Brandon Vera (11-5) meets Thiago Silva (14-2) in a light heavyweight match up. Vera is trying to rally back to the promising fighter he was tabbed several years back. Silva is a very tough customer and eager to crash the elite. A victory by either fighter could mean a ticket to the big time.

Clay Guida (27-8) versus Takanori Gomi (32-6) in a lightweight bout. Guida has become one of the most feared fighters without a title. No one has an easy time with the long-haired fighter. Gomi lost to Kenny Florian but knocked out Tyson Griffin. Can he survive Guida?

Marcus “The Irish Hand Grenade” Davis (22-8) clashes with Jeremy Stephens (18-6) in another lightweight fight. Davis is a go-for-broke kind of fighter and is looking to get back in the win column after a tumultuous battle with Nate Diaz last August. Stephens needs a win too. In his last bout he lost to Melvin Guillard.

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Articles of 2010

Borges Looks Back, And Forward With Hope

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As the end of another year approaches, there’s no need to invoke Charles Dickens to describe what went on in boxing. It was neither the best of times nor the worst of times. It was just too much time spent on The Fight That Never Took Place.

For the second straight year the sport could not deliver The Fight, the only one fans universally wanted and even casual fans craved – the mix between Floyd Mayweather, Jr. vs. Manny Pacquiao.  No one has to be singled out for blame for that failure because this time there’s plenty to go around on both sides. The larger issue is what does it say about a sport when it cannot deliver its top event?

What would the NFL be without the Super Bowl? Where would major league baseball be without the World Series? Golf without the Masters? College basketball without March Madness?

They would all be less than they could be and so it was with boxing this year. Having said that, the sport was not without its signature moments. It was not bereft of nights that left those of us with an abiding (and often unrequited) love for prize fighting with good reason to hope for the future.

Three times promoter Bob Arum took the sport into massive stadium venues just like the good (very) old days and each time boxing drew a far larger crowd than its many critics expected. Twice those fights involved the sport’s leading ambassador, Pacquiao, who brought in crowds of 40,000 to 50,000 fans into Cowboys Stadium against inferior opponents Joshua Clottey and Antonio Margarito. Imagine what he might have done had Mayweather been in the opposite corner?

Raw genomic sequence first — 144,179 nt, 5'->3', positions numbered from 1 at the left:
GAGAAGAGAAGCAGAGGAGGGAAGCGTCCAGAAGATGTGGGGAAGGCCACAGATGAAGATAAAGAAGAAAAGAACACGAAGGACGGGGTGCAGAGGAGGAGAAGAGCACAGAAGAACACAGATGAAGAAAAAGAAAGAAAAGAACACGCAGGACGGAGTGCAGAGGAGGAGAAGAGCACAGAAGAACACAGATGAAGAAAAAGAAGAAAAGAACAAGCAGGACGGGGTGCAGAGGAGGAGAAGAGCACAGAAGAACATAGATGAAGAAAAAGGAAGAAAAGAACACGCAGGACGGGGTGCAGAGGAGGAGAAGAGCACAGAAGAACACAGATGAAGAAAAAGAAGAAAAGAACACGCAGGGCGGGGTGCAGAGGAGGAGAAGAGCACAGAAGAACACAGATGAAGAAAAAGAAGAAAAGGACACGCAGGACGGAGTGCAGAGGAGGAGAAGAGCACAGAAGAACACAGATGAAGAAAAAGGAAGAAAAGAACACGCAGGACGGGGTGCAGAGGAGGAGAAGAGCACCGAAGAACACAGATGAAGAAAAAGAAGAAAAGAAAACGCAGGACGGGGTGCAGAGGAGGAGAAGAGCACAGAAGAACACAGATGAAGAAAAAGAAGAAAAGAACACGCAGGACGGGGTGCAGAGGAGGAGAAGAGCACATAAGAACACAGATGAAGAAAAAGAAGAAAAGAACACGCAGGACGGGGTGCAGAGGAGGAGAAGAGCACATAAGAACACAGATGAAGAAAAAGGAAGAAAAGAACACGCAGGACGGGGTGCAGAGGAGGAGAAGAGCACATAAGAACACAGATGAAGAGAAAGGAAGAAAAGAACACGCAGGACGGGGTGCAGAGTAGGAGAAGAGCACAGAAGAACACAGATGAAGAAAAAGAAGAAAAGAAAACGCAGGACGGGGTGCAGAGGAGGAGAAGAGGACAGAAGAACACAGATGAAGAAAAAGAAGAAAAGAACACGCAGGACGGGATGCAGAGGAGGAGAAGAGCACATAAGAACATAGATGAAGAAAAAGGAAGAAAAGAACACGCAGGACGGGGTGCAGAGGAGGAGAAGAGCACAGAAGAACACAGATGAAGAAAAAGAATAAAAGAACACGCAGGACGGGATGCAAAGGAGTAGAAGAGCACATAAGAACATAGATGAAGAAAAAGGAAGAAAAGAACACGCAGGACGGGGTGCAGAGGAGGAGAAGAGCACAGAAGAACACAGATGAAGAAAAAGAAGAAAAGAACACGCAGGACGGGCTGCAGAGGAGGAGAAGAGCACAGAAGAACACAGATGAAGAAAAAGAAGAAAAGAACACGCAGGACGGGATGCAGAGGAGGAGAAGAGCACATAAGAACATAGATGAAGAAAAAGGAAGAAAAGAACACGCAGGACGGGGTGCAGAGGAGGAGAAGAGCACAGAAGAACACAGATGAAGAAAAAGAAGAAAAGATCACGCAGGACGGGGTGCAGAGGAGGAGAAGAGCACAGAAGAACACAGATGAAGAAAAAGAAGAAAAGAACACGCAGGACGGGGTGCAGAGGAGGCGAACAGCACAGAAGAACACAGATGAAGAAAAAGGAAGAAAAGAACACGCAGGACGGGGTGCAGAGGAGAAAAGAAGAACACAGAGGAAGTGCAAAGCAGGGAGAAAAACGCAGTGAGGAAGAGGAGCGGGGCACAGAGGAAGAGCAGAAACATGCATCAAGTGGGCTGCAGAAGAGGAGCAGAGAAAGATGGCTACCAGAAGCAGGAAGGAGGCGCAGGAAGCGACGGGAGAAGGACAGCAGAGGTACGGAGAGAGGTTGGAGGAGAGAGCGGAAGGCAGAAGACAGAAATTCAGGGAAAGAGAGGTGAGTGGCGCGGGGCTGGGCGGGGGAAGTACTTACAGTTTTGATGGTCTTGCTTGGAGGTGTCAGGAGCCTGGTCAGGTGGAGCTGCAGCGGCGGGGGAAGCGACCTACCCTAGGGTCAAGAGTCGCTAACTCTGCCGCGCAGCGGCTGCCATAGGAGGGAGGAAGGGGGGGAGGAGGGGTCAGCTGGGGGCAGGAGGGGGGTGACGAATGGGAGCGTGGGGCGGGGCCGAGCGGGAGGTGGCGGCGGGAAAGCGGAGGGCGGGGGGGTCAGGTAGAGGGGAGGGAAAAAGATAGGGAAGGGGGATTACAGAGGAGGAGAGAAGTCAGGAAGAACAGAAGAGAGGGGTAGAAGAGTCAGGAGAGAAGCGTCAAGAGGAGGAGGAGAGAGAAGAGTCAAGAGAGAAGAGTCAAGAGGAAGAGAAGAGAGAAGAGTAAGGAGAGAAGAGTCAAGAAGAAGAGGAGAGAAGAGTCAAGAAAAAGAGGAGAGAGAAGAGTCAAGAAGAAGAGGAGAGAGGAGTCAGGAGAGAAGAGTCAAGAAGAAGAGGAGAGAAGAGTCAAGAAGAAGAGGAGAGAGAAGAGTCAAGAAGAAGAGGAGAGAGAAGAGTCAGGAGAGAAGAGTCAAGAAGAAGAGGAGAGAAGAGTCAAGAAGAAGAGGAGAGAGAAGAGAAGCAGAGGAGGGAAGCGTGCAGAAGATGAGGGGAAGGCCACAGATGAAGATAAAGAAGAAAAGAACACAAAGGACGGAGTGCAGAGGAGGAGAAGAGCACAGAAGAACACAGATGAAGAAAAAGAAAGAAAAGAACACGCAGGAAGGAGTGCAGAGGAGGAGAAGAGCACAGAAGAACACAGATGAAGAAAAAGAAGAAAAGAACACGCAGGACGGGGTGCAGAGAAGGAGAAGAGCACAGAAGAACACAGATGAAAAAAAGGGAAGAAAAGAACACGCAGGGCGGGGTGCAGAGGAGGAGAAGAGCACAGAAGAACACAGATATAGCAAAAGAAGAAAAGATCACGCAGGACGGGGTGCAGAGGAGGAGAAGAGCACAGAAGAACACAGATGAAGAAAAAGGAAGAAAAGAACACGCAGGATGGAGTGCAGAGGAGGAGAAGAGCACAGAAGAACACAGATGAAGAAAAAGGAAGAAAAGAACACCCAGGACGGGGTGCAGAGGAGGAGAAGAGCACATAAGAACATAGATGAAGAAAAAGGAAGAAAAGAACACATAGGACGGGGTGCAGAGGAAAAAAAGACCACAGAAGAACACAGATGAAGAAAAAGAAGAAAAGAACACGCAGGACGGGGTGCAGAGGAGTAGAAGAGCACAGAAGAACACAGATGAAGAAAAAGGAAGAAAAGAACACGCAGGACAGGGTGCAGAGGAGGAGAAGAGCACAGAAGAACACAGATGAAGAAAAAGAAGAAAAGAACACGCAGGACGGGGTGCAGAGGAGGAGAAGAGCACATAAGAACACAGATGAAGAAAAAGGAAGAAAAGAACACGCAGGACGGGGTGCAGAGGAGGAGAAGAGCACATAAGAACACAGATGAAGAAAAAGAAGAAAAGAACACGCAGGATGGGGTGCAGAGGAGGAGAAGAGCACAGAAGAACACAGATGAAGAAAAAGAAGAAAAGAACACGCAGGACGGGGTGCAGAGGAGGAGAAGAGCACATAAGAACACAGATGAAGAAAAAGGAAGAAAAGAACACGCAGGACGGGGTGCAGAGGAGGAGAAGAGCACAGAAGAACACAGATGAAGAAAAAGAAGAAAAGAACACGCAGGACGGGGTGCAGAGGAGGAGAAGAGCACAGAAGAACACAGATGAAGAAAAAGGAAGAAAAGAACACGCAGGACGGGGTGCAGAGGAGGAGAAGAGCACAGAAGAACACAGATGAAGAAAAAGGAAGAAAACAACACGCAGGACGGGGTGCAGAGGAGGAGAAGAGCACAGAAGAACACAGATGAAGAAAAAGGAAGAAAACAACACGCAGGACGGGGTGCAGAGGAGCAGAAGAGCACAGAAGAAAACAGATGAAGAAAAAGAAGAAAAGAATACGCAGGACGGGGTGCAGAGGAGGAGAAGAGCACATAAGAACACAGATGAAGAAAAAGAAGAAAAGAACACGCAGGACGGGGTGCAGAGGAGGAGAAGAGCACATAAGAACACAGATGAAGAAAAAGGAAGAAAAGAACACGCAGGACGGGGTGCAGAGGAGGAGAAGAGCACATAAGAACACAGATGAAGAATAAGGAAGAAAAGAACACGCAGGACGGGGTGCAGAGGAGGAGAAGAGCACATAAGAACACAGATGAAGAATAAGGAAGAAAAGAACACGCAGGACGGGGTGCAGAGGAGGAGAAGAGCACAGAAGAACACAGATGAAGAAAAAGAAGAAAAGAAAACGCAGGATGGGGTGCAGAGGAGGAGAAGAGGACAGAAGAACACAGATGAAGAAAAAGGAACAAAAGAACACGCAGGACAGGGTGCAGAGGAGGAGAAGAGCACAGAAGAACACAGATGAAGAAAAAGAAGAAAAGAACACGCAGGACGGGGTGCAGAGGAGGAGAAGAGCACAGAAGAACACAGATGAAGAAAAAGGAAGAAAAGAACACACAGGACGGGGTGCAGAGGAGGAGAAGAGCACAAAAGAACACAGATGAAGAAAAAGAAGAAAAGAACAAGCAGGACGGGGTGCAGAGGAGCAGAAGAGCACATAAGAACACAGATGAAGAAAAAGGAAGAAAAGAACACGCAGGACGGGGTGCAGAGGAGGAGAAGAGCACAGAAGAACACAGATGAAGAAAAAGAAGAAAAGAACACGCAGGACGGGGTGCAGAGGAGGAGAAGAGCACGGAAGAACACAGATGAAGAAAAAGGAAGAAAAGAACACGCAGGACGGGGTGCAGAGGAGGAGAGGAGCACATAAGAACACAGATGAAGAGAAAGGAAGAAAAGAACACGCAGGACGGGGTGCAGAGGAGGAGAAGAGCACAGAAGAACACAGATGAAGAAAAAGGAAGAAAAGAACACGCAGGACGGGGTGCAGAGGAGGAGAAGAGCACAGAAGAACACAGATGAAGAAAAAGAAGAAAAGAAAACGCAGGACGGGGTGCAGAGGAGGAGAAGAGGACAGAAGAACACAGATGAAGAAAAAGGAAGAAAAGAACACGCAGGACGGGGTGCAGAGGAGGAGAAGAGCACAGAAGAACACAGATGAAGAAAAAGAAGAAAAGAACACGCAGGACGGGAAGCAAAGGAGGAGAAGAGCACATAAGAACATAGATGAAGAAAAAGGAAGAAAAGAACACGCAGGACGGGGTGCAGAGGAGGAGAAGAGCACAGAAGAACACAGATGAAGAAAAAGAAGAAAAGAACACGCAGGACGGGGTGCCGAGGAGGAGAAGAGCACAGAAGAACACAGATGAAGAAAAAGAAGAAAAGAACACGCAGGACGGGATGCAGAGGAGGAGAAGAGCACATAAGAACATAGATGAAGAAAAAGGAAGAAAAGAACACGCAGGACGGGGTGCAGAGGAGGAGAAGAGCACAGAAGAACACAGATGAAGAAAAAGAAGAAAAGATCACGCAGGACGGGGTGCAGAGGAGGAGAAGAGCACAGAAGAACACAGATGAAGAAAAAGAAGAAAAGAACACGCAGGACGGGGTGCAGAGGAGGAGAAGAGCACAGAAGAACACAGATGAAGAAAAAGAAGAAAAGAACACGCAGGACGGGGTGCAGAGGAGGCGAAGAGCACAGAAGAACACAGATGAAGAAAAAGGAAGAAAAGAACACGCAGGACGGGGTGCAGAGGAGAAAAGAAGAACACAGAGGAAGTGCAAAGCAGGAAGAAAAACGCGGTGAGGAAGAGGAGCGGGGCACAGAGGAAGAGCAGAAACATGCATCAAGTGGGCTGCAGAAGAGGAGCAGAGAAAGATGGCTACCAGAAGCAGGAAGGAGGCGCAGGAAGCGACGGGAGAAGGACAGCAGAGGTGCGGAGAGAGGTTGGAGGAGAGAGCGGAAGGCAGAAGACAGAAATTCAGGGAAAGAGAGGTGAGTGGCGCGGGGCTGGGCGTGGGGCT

While both fights were, as expected, lopsided affairs, they showcased the one boxer who has transcended his sport’s confining walls to become a cultural icon and world celebrity. Pacquiao alone put boxing (or at least one boxer) on the cover of TIME and into the pages of such varied publications as Esquire, GQ, The Wall Street Journal, the American Airlines in-flight magazine and even Atlantic Monthly.

As history has proven time and again, that is what happens when boxing has a compelling personality to sell it and Pacquiao is that. Mayweather is such a person as well,  but for different reasons.

The one night he appeared in a boxing ring, he set the year’s pay-per-view standard against Shane Mosley while also leaving a first hint of dark mystery when he was staggered by two stinging right hands in the second round.

Mayweather was momentarily in trouble for the first time in his career but the moment passed quickly and Mosley never had another. By the end he had been made to look old and futile, a faded athlete who’d had his chance and was unable to do anything with it. So it goes in this harsh sport when the sands are running out of the hour glass.

As always there were some surprising upsets, most notably Jason Litzau’s domination of an uninterested and out of shape Celestino Caballero and Sergio Martinez’s one-punch demolishment of Paul Williams. The latter was not so much an upset as it was a stunning reminder that when someone makes a mistake against a highly skilled opponent in this sport they don’t end up embarrassed. They end up unconscious.

SHOWTIME did all it could to further the future of the sport, offering up a continuation of its interminably long but still bold Super Six super middleweight tournament as well as the launching of a short form bantamweight tournament which already gave fans to two stirring and surprising finishes with Joseph Agbeko decisioning Jhonny Perez and Abner Mares upsetting Victor Darchinyan in a battle of contusions.

While the Super Six has had its problems – including several of the original six pulling out – it also lifted the profile of former Olympic gold medalist Andre Ward from nearly unknown to the cusp of universal recognized as the best super middleweight in the world this side of Lucian Bute. If Ward continues winning he’ll get to Bute soon enough because that’s why SHOWTIME signed a TV deal with the Canadian and America may get its next boxing star if Ward proves to be what I think he is – which is still underrated and underappreciated.

HBO and HBO pay-per-view put on 23 shows, few of them compelling and many of them paying big money to the wrong people while doing little or nothing to grow the sport that has helped make their network rich. But they did have the knockout of the year – Martinez’s second round destruction of Williams – and some fights in the lower weight classes that were left you wanting more.

Two new names popped up who are causing the kind of fan reaction that also gives us hope for 2011 – American Brandon Rios and Mexican Saul Alvarez. They are two of the sport’s brightest young prospects because each comes to the arena the old-fashioned way – carrying nothing but bad intentions.